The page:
Eventually, after several decades of struggle, the vast majority of the church acknowledged that pop and rock music could be legitimate expressions of the faith. (Walk through any Bible bookstore today, if you don't believe me.) Unfortunately, it now seems legitimate to ask if it matters anymore. Somewhere along the way, people involved in the Christian music industry lost sight of why the pioneers (such as Larry Norman and Barry McGuire) had played and recorded contemporary Christian music in the first place.

The vision for changing the world with such music was lost. Instead of seeing CCM as a potent evangelistic tool, Christians started seeing such music as a "safe alternative" to worldly rock music. Instead of wanting to storm the gates of Hell, they wanted to retreat to a nice, warm castle which would protect them from the influence of the enemy.

I'm not completely unsympathetic. In any war, it's sometimes necessary to go on the defensive if you want to survive to see another day. But you'll never win any major wars if you stay on the defensive forever. To win wars, it's necessary to leave your comfort zone and take risks. These days, far too few Christians are willing to do that. There are a few Christian musicians who continue to try to bridge the gap between the church subculture and the larger culture which surrounds them, without compromising their faith or their commitment to musical excellence, but they seem to be the exception, not the rule.

As a result, American culture is on a downward path in terms of the collective moral values of our nation. While Christians hide behind stained glass doors and play church, people are dying outside.

Nostalgia can be a bad thing, of course. Even if we wanted to do so, it's highly doubtful that we could ever return to the glory days of the Jesus movement. But that doesn't mean that it's a bad idea to look at what we've lost, why we lost it, and what we could do and ought to do in order to recover that which was lost.

First of all, pastors need to stop selectively choosing to focus on only those scriptures which support their personal ambitions. They need to remind themselves that God is no respecter of persons. Every person in the Body of Christ is valuable. Therefore it is a disservice to the church and to Christ to run one's church in such a way that most people have no real voice with regard to the policies and practices within their own churches. In particular, Christians who seek to use the arts as a means of reconnecting the church to disenfranchised people ought to be encouraged and supported in those efforts.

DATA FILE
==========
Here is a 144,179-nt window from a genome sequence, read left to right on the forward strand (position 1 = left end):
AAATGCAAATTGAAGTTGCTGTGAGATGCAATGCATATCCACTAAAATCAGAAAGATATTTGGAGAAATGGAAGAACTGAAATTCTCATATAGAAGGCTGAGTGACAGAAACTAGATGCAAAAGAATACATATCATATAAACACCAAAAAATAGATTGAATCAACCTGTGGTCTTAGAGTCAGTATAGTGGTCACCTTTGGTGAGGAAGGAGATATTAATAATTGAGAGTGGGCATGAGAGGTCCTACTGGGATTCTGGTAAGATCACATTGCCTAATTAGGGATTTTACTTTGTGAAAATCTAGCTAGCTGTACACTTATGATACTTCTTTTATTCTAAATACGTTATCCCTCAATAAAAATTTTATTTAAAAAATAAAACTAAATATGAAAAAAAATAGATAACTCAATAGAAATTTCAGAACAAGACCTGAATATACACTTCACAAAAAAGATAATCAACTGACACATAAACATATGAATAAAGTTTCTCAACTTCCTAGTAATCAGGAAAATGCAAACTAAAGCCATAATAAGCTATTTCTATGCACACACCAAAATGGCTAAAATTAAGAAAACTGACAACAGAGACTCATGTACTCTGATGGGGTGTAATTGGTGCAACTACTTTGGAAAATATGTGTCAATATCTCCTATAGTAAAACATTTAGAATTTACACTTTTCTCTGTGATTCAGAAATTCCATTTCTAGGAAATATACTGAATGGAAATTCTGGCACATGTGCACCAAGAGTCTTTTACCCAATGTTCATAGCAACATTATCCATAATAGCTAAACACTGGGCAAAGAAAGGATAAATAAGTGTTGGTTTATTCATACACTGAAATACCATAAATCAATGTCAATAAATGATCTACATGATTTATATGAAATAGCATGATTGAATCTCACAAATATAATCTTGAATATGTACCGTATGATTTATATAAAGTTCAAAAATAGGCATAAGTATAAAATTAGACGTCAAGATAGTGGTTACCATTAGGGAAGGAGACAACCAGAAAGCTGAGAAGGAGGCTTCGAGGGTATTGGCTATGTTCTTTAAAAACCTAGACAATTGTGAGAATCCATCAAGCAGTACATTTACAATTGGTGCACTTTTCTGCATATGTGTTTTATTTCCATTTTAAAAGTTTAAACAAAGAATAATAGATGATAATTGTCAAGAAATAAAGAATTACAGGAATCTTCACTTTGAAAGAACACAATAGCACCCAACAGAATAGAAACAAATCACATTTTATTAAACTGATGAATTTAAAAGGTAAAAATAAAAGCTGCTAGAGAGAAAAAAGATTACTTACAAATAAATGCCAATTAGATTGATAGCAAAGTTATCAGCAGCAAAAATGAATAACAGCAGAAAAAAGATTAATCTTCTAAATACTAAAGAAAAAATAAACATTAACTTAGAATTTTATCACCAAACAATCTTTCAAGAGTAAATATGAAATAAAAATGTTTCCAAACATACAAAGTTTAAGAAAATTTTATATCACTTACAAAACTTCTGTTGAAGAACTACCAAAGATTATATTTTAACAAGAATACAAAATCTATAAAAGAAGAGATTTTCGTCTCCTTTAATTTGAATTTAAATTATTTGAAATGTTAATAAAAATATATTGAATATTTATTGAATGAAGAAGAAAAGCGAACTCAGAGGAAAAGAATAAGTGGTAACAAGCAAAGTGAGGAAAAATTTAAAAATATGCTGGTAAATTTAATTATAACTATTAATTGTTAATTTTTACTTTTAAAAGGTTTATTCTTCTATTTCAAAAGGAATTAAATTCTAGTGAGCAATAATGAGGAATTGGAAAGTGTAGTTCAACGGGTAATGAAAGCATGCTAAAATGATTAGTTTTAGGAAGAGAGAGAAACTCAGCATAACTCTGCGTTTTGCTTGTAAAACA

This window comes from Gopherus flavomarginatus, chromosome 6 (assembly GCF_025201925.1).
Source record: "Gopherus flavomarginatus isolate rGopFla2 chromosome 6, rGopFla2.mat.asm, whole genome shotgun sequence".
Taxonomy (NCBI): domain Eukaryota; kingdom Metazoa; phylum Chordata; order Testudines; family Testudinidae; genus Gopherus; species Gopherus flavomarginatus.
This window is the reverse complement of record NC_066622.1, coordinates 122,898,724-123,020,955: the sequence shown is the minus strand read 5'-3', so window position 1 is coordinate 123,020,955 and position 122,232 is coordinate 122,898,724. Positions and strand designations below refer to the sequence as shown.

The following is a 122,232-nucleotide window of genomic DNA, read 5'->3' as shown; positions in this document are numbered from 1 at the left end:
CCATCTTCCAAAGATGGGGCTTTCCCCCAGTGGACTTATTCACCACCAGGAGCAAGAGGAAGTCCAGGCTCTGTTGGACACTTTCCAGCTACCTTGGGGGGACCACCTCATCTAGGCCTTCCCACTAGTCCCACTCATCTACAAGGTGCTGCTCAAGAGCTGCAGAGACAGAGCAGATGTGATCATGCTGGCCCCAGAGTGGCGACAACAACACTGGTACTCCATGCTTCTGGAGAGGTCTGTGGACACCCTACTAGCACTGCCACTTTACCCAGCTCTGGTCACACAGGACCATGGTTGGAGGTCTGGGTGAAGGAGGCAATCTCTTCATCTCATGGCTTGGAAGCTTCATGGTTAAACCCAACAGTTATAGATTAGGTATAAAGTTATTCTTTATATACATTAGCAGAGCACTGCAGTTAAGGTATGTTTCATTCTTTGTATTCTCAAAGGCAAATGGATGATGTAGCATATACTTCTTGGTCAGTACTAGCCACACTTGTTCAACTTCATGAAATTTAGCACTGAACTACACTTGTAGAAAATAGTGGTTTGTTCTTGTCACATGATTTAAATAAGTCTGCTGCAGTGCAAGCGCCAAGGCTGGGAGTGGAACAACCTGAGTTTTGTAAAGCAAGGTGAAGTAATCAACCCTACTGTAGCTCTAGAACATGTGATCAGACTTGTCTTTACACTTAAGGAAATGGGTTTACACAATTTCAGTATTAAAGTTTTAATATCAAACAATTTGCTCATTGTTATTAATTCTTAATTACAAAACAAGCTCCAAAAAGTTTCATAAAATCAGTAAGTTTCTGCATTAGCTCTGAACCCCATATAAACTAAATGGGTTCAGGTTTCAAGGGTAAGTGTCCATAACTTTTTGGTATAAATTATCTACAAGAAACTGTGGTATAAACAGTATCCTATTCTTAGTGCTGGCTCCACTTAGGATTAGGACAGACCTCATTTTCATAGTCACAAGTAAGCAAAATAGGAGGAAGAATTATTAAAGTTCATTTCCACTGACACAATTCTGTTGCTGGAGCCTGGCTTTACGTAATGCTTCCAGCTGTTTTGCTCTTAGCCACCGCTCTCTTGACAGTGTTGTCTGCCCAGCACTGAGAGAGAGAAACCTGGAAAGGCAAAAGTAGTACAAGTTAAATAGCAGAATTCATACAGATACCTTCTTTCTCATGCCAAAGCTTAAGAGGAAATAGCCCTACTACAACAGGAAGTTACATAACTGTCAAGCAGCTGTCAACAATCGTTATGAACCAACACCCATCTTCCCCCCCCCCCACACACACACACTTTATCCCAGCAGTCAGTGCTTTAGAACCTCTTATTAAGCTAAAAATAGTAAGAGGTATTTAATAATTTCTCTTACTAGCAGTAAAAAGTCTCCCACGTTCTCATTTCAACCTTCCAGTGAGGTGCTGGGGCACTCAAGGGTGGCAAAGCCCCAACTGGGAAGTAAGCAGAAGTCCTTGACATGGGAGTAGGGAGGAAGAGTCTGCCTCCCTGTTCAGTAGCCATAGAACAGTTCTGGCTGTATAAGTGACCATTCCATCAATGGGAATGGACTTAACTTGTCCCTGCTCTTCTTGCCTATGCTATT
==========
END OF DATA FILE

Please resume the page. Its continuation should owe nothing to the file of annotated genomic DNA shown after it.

Likewise, pastors need to recommit themselves to the principal that only the scriptures constitute God's word. Imposing their own personal preferences and prejudices on others, without any real scriptural justification for doing so, is simply unacceptable.

Second, Christians need to do some soul-searching with regard to their attitudes towards the lost. Do we really care about the masses of people who don't know the Lord? If so, why aren't we willing to reach out to them and communicate the gospel in a manner which will transcend the superficial cultural barriers which have prevented them from taking our message seriously? And why do we endlessly snipe at each other, when the only purpose that serves is to distract us from the task of fulfilling the Great Commission?

Ultimately, the Jesus Movement was not about superficial styles of clothing or music. It was about an attitude, one which transcends time and space, and that's the attitude that people matter. No one is expendable. Just because people dress differently or like different styles of music, that's no reason to treat them as if they are unimportant.

When the church becomes insular, when its focus is primarily on preserving the status quo rather than transforming it, it betrays the Lord, who came and died in order to seek and save all who were lost.